A surge in hay-making as farmers seek to make the most of excess grass growth has increased the risk of livestock developing facial eczema later this summer.
But so far unseasonal wet weather has kept the rate of infection lower than the same time last year.
The fungal disease affects mainly North Island farms in late summer and autumn, as the spores that spread it to livestock multiply in the base of dried-out pasture.
Infected animals suffer liver and skin damage which in severe cases can kill them.
Facial eczema is estimated to cost the farming sector millions of dollars a year in lost production and treatment.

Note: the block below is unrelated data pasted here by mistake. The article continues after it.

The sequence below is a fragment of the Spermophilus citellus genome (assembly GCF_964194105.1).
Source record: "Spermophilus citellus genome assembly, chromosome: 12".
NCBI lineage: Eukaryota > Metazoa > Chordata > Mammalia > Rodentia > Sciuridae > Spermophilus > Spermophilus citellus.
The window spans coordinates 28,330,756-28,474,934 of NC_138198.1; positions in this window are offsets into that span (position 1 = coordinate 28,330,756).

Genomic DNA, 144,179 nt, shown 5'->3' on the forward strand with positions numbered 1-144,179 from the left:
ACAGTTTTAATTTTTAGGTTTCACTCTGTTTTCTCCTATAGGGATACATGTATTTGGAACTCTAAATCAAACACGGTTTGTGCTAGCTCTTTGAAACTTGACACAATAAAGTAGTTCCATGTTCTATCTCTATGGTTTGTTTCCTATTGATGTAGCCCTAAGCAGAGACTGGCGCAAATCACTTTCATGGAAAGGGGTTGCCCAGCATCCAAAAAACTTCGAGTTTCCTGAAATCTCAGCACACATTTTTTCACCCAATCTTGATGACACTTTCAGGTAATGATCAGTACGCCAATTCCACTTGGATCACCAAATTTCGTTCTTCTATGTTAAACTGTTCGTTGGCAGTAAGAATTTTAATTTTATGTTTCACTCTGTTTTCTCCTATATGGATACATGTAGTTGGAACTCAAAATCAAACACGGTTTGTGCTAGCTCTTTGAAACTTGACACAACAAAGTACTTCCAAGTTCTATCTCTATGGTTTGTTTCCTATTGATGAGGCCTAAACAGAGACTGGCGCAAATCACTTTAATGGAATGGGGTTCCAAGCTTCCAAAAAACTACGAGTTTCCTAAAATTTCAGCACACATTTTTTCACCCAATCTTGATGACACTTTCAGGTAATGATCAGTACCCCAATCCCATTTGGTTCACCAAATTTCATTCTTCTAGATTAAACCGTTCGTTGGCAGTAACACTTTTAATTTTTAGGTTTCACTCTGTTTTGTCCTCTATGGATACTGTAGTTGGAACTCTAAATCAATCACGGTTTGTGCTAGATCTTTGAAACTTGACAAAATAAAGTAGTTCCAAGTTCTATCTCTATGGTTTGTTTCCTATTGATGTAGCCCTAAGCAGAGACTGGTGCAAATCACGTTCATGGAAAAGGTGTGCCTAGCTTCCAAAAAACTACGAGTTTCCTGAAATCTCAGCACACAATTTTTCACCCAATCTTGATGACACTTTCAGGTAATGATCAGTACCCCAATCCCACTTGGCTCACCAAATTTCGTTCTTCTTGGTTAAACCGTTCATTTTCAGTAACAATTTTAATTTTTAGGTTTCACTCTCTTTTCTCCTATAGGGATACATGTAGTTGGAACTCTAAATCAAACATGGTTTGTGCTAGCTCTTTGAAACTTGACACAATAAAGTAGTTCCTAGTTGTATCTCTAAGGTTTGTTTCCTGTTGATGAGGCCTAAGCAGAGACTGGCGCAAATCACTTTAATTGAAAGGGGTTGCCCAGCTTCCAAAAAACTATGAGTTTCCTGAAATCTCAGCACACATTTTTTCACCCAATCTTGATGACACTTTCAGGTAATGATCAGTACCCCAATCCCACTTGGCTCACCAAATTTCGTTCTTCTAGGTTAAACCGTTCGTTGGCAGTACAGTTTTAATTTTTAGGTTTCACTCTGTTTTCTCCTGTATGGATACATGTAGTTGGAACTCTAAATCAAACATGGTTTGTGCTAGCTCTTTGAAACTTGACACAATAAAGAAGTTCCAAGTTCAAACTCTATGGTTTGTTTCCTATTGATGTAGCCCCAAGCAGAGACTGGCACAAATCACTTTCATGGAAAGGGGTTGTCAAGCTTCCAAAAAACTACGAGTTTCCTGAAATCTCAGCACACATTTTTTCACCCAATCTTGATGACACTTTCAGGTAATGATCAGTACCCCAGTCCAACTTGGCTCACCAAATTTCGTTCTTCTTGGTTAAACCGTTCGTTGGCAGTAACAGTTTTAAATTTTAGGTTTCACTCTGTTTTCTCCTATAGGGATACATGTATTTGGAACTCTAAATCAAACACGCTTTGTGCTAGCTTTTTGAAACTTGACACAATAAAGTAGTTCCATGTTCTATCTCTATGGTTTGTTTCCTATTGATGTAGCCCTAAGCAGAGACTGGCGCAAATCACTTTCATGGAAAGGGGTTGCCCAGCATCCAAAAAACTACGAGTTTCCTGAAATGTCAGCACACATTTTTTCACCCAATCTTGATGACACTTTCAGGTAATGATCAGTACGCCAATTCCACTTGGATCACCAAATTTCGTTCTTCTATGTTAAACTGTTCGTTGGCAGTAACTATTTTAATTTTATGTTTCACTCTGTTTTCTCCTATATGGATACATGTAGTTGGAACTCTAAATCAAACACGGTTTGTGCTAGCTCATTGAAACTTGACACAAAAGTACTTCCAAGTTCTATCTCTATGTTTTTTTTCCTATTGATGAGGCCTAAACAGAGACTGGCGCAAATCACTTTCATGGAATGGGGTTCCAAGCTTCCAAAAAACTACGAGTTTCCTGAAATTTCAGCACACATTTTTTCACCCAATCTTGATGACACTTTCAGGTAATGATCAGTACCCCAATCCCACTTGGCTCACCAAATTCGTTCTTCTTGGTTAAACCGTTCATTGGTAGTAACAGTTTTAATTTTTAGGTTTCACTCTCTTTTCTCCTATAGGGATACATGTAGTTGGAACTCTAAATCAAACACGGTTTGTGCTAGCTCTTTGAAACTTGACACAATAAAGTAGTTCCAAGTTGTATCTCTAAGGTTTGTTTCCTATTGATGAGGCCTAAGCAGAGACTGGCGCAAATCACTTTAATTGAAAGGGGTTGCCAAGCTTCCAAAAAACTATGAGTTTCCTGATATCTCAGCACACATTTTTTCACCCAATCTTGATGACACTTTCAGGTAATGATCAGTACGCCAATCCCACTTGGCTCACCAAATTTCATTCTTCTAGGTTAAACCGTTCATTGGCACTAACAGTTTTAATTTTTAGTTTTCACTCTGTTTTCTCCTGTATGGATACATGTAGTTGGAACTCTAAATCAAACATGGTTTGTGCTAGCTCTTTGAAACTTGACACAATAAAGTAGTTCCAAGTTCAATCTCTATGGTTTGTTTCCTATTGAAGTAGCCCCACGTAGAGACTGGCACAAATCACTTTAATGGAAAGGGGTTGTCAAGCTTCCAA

Leo Cooney of Assure Quality, which monitors the facial eczema risk, says the grass boom in spring has led to an increase in hay production.
He says topped paddocks can increase the spread of the disease, because it creates litter and when rain falls, the litter starts to rot which is a nutrient for the fungi to survive on and produce toxic spores.
Mr Cooney says though it's early days, farmers should take precautions by spraying pasture with fungicide or adding zinc sulphate to stock water troughs.